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> ASSEMBLING A RAKE OF MK1 COACHES HELP PLEASE
upnick
post 29 Feb 2008, 00:04
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Hi all,
I am getting together my british layout set in the mid sixties and would like some advice as to making up a rake of coaches and what i would need, i cannot tell the difference between 1st /2nd/ corridor / composite / brake / and dining coaches.
With this is mind could anyone give me the details of what i need along with the farish numbers i am looking at possibly using the cream and brown ones, any other suggestions for the livery to suit my era would be welcome.


upnick.


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nnich
post 29 Feb 2008, 22:10
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Hi upnick

There are many others more expert than I on this forum, but since you haven't had an answer yet, let me try and kick off some help for you.

By the mid sixties MK1 stock would mostly be in either maroon or green with a small number of vehicles in Chocolate/Cream. What happened was this. Most MK1 vehicles built pre 1956 or so were delivered new in Crimson and Cream. After 1956/57 BR granted the regions some automony in what colors to use with the result that the Southern Region reverted to green. The Eastern, and the Midland regions pretty much stuck with Maroon, and the Western region painted some of it's coaching stock back into chocolate and cream. As far as I know they didn't paint all of their coaches - just ones - mostly rakes - used in premier expresses

Thus to answer your question in detail we'd need to know what BR region you are leaning towards. If you favour the Western Region you'd be Ok to run your expresses in mostly chocolate and cream with Maroon for some of the vehicles and for secondary passenger trains. For Eastern and Midland stick with mostly maroon and for the Southern - mostly green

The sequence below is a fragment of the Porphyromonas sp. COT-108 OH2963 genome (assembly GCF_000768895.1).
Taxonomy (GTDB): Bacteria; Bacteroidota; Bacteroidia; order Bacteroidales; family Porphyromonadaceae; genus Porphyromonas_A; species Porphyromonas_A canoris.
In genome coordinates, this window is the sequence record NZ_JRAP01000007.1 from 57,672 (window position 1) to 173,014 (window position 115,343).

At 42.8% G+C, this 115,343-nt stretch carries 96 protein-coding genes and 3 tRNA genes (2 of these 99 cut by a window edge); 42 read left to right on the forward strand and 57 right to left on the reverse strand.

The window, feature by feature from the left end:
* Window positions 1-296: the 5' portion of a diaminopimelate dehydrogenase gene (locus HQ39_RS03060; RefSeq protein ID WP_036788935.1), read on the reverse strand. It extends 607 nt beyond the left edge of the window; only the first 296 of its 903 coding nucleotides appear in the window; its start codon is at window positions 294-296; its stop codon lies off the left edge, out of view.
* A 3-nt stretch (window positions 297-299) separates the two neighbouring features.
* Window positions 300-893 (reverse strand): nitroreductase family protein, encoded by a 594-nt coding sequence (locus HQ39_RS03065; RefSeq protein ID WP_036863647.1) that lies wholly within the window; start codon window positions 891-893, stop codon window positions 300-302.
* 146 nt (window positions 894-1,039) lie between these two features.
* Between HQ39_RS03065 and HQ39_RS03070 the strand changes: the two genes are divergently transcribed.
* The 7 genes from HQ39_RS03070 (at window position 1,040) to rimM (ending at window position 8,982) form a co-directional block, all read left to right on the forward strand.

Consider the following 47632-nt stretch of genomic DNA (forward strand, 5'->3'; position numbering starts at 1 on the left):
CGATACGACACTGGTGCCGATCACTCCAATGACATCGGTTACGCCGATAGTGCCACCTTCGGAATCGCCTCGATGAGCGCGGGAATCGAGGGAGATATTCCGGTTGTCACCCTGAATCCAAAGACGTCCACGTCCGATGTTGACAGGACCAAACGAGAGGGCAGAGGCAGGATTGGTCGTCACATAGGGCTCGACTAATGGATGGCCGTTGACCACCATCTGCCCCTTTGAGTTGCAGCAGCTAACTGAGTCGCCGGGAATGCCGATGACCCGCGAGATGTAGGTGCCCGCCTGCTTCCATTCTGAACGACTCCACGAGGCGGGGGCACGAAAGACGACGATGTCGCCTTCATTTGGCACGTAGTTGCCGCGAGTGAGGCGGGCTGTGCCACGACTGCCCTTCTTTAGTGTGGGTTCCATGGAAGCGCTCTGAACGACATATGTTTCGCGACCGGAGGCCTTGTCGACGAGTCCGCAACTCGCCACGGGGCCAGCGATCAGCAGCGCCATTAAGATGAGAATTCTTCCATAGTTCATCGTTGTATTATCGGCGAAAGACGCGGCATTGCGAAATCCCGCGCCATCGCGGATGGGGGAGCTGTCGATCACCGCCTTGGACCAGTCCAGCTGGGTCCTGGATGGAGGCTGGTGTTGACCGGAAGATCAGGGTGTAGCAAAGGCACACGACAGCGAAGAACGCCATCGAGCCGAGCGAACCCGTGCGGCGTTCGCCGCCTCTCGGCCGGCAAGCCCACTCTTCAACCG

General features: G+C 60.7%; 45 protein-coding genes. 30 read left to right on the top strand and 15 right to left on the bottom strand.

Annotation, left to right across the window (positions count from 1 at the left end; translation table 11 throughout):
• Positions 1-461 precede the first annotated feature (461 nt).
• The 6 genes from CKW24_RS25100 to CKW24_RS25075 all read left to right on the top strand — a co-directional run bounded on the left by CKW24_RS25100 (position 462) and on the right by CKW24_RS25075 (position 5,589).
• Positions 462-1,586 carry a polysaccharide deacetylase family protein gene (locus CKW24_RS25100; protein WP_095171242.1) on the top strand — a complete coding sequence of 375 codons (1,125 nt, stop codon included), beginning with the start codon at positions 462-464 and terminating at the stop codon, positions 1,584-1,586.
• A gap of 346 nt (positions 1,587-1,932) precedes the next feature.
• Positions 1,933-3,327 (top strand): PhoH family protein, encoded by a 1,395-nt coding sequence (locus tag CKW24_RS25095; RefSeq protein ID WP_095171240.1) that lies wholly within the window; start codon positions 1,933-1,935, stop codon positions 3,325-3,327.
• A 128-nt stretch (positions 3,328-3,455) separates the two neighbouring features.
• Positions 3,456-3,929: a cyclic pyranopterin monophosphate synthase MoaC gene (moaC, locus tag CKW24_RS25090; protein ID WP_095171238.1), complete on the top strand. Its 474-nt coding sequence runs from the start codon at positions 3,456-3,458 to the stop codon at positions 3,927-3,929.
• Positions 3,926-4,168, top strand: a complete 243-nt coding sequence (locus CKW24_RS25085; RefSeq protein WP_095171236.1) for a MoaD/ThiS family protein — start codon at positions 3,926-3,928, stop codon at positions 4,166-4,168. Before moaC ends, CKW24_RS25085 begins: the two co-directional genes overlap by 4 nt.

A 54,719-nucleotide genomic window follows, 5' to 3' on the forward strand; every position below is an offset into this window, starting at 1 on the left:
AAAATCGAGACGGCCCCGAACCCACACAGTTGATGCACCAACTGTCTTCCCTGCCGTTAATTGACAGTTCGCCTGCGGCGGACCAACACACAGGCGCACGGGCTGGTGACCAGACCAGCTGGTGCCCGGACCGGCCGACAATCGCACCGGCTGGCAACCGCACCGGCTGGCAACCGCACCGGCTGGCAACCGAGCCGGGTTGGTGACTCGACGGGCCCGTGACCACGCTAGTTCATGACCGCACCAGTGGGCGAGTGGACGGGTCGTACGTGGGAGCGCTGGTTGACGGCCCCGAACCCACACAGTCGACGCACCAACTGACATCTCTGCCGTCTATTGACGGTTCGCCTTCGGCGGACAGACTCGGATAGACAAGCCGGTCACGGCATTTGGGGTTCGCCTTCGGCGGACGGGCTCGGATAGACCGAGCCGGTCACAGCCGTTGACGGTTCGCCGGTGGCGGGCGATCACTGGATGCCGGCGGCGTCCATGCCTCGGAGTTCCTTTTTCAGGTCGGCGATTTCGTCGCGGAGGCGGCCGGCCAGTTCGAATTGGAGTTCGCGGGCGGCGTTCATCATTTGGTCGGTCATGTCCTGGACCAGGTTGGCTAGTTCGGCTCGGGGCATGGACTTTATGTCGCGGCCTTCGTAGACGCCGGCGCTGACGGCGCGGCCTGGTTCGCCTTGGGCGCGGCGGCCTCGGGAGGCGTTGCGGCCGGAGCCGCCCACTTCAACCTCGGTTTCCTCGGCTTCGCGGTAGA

Of course these are not hard and fast rules, Coaches tended to stray so there is modellers license to be had if you wish. Also by the mid 60's the colours used to that point were just starting to give way to blue/gray for corridor coaches with blue for non-corridor

As to what sorts of coaches to mix together to make a set - I'll leave that to the experts except to say that you can't go too far wrong with a Brake 3rd or Brake composite at either end with other vehicles making up a mix of first and second class seats - mostly second of course. Dining cars are a minefield to themselves as some dining vechicles actually have no kitchen and must be paired with a kitchen car. Your safest bet is probably a 'RMB' which is a buffet car

Hope this helps wink.gif At least we'll probably get some of the folks far more expert than I providing better details. Perhaps someone can post ISBN numbers of helpful books etc... I know Model Rail Magazine in particular has carried a recent series about train fromations

It sounds from your question as though you're operating 'N' guage - correct..?

Norm
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upnick
post 29 Feb 2008, 23:46
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Norm,
Thank you for your infomation, i am going to run a class 52 in maroon for the loco (when i find a chassis) so the midland region seems a good option.